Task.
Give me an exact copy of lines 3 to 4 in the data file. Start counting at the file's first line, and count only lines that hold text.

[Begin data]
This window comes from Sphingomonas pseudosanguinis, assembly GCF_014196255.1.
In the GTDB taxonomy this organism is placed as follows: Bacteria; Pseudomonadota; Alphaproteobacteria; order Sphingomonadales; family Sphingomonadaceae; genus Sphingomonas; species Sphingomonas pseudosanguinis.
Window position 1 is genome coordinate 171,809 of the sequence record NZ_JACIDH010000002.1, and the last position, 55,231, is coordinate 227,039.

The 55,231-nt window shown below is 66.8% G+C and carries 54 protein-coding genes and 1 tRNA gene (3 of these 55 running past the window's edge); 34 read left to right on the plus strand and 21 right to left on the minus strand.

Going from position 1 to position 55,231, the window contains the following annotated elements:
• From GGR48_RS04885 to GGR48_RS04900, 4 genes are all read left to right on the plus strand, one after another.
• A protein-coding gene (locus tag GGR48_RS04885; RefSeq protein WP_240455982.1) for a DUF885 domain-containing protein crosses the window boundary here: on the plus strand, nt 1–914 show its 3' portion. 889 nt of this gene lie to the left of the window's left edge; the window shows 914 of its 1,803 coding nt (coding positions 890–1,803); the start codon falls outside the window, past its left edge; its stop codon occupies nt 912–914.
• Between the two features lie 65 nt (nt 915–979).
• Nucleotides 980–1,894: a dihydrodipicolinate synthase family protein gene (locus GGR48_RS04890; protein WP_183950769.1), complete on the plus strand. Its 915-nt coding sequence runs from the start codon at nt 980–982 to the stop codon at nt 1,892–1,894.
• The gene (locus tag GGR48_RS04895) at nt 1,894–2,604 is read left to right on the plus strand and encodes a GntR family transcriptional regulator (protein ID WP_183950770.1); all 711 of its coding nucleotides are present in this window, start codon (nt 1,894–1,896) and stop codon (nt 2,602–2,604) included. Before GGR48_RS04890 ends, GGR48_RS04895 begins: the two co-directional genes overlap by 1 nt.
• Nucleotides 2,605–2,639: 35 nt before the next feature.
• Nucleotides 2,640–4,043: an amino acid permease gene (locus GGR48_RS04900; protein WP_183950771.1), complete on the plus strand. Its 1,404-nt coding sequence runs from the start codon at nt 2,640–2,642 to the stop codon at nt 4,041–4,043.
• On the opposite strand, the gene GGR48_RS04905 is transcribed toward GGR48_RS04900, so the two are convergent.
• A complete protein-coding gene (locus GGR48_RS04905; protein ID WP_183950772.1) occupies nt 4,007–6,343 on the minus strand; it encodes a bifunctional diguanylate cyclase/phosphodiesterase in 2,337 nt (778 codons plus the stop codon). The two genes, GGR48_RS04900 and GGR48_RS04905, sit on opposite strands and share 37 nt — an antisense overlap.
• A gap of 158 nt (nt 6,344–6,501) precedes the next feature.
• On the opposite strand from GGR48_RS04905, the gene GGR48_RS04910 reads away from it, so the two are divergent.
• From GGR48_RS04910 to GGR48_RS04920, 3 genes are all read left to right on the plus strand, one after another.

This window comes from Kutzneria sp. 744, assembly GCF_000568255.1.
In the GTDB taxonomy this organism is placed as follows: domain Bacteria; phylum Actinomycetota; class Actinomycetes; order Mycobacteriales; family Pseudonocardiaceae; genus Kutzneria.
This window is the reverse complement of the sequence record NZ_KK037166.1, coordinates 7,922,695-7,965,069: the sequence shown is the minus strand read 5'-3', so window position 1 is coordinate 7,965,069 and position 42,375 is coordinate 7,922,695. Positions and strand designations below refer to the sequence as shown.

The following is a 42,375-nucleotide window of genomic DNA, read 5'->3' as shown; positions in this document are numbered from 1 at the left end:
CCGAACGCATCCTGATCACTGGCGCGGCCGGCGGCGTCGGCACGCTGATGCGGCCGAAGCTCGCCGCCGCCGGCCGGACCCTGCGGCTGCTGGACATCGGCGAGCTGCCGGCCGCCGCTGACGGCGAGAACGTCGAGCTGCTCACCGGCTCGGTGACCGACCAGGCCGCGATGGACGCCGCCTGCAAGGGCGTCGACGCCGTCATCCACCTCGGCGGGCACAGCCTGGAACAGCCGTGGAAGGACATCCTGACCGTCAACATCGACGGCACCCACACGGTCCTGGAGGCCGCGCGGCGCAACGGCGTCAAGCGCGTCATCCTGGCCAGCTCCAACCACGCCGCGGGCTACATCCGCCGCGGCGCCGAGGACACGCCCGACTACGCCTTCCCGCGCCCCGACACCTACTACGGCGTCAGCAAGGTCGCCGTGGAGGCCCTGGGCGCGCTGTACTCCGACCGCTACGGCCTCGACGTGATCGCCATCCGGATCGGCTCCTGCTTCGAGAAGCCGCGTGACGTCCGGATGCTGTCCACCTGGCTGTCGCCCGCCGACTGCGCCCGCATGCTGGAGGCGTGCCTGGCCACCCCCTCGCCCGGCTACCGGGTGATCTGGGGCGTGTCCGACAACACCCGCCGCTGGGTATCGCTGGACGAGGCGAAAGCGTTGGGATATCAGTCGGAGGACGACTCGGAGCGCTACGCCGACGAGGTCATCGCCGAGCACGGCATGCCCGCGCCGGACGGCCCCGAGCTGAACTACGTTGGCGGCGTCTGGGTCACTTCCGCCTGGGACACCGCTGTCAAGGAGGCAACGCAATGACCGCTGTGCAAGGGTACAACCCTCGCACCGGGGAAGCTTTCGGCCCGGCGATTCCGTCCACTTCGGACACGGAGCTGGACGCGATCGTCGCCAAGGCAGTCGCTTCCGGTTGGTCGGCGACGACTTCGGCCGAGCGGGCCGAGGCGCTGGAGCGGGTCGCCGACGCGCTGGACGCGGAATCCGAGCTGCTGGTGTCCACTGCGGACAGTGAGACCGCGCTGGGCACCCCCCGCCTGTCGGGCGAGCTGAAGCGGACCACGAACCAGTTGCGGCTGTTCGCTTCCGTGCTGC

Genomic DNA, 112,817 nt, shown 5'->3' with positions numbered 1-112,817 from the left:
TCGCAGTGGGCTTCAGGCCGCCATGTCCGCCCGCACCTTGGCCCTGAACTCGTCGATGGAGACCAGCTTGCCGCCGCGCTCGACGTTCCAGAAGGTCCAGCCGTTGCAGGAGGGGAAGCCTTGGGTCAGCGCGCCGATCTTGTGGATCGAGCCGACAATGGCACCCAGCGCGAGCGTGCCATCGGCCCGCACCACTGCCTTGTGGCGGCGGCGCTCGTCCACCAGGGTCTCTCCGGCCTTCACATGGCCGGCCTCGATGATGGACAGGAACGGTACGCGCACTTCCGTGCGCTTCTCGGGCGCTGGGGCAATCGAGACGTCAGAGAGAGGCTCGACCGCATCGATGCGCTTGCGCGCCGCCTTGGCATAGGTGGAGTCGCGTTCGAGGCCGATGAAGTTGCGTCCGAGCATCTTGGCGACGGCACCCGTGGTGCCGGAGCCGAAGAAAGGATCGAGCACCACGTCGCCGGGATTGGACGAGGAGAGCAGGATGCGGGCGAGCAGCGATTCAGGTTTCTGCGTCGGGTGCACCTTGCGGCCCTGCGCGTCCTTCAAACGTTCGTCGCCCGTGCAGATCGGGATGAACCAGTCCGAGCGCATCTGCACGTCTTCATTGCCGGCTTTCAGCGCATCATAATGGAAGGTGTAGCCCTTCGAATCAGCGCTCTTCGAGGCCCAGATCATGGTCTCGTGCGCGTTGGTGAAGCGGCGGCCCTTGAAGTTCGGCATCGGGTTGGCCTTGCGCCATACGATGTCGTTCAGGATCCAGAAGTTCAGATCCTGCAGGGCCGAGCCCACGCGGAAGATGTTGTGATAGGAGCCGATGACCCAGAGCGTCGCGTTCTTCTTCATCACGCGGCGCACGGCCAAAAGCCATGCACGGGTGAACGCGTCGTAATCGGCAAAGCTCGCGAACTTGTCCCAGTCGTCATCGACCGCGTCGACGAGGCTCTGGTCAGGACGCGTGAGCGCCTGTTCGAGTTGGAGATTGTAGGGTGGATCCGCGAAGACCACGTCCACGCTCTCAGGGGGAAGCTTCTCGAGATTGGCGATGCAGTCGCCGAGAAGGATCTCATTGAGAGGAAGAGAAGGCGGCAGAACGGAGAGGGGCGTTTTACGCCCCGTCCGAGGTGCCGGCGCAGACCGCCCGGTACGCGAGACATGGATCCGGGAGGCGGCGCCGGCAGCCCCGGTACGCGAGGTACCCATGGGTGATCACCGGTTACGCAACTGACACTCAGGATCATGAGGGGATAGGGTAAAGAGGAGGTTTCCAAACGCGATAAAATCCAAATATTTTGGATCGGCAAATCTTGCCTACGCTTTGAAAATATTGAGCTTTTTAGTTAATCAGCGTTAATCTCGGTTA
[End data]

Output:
Window position 1 is genome coordinate 171,809 of the sequence record NZ_JACIDH010000002.1, and the last position, 55,231, is coordinate 227,039.

The 55,231-nt window shown below is 66.8% G+C and carries 54 protein-coding genes and 1 tRNA gene (3 of these 55 running past the window's edge); 34 read left to right on the plus strand and 21 right to left on the minus strand.